Letters

Letters 08-29-2016

Religious Bigotry President Obama has been roundly criticized for his apparent unwillingness to use the term “radical Islamic terrorism.” His critics seem to suggest that through the mere use of that terminology, the defeat of ISIS would be assured...

TC DDA: Focus On Your Mission What on earth is the Traverse City DDA thinking? Purchasing land around (not within) its TIF boundaries and then offering it at a discount to developers? That is not its mission. Sadly enough, it is already falling down on the job regarding what is its mission. Crosswalks are deteriorating all around downtown, trees aren’t trimmed, sidewalks are uneven. Why can’t the DDA do a better job of maintaining what it already has? And still no public restrooms downtown, despite all the tax dollars captured since 1997. What a joke...

European-Americans Are Boring “20 Fascinating People” in northern Michigan -- and every single one is European-American? Sorry, but this is journalistically incorrect. It’s easy for editors to assign and reporters to write stories about people who are already within their personal and professional networks. It’s harder to dig up stuff about people you don’t know and have never met. Harder is better...

Be Aware Of Lawsuit While most non-Indians were sleep walking, local Odawa leaders filed a lawsuit seeking to potentially have most of Emmet County and part of Charlevoix County declared within their reservation and thus under their jurisdiction. This assertion of jurisdiction is embedded in their recently constructed constitution as documentation of their intent...

More Parking Headaches I have another comment to make about downtown TC parking following Pat Sullivan’s recent article. My hubby and I parked in a handicap spot (with a meter) behind Mackinaw Brew Pub for lunch. The handicap spot happens to be 8-10 spaces away from the payment center. Now isn’t that interesting...

Demand Change At Women’s Resource Center Change is needed for the Women’s Resource Center for the Grand Traverse Area (WRCGT). As Patrick Sullivan pointed out in his article, former employees and supporters don’t like the direction WRCGT has taken. As former employees, we are downright terrified at the direction Juliette Schultz and Ralph Soffredine have led the organization...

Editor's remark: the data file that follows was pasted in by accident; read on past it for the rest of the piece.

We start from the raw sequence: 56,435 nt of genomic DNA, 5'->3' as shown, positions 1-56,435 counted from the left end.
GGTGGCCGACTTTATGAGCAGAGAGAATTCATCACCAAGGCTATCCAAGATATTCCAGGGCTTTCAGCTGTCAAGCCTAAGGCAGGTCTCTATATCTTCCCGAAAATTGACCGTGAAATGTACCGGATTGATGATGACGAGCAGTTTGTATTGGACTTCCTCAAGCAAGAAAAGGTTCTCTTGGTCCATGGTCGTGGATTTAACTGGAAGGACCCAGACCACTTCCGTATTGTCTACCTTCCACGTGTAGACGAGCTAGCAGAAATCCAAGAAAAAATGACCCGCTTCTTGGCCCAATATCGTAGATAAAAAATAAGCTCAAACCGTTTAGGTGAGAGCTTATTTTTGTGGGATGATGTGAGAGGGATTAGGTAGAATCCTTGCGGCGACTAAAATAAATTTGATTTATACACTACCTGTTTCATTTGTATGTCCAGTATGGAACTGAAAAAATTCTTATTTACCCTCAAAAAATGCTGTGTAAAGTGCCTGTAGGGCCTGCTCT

Home · Articles · News · Art · The Ripple Effect
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The Ripple Effect

- June 28th, 2007
The glory of the Sleeping Bear National Lakeshore is revealed with maximum impact at the new Ripple Effect Studio and Gallery in the Village of Empire.
The gallery provides a summer worksite and exhibit space for acclaimed large format photogra-pher Jeff Ripple. A resident of Naples, Florida, the photographer has exhibited in more than a dozen solo and group museum exhibits, won numerous awards nationwide, and has authored nine books of natural history.
Ripple fell in love with Sleeping Bear Dunes and the Leelanau Peninsula after being married last year on Good Harbor Beach and spending the summer in the Empire area with his new wife, Pam Lincoln. The couple lived during the summer in a 23-foot travel trailer with their dog, Bear, outside Lincoln’s barn. “I was and remain constantly surprised and inspired by the drama of the skies over the lake and the gentle, rolling hills,” says Ripple. “This studio will allow me to produce new work with little or no interlude between exposing the film and making a print for exhibit.”
He spent the better part of five months scouring the national lakeshore for inspirational images and has opened the gallery with eight pieces from his series, “Wild Sleeping Bear,” in addition to images from his native Florida, Colorado, the Appalachians, and the Caribbean. He will unveil an additional four to six pieces from “Wild Sleeping Bear” within the next couple months, in addition to new oil and acrylic paintings inspired by the Leelanau County landscape, most of them painted on location en plein aire.
Ripple Effect Studio and Gallery is, as its name implies, the photographer’s summer working studio and a gallery showplace for his photographs, which range in size from a modest 11x14 inches to more than 38x60. The images reflect the artist’s devotion to protecting the natural environment, his fascination with the ephemeral play of light on textures and forms in the landscape, and his reverence for wild places. They are entirely wild landscapes, with little or no evidence of people or civilization. Ripple works in both color and black & white and is self-trained in large format photography and printmaking.

Ripple Effect Studio and Gallery is located at 10085 West Front Street in Empire and is open through the end of September, seven days a week and by appointment.
 
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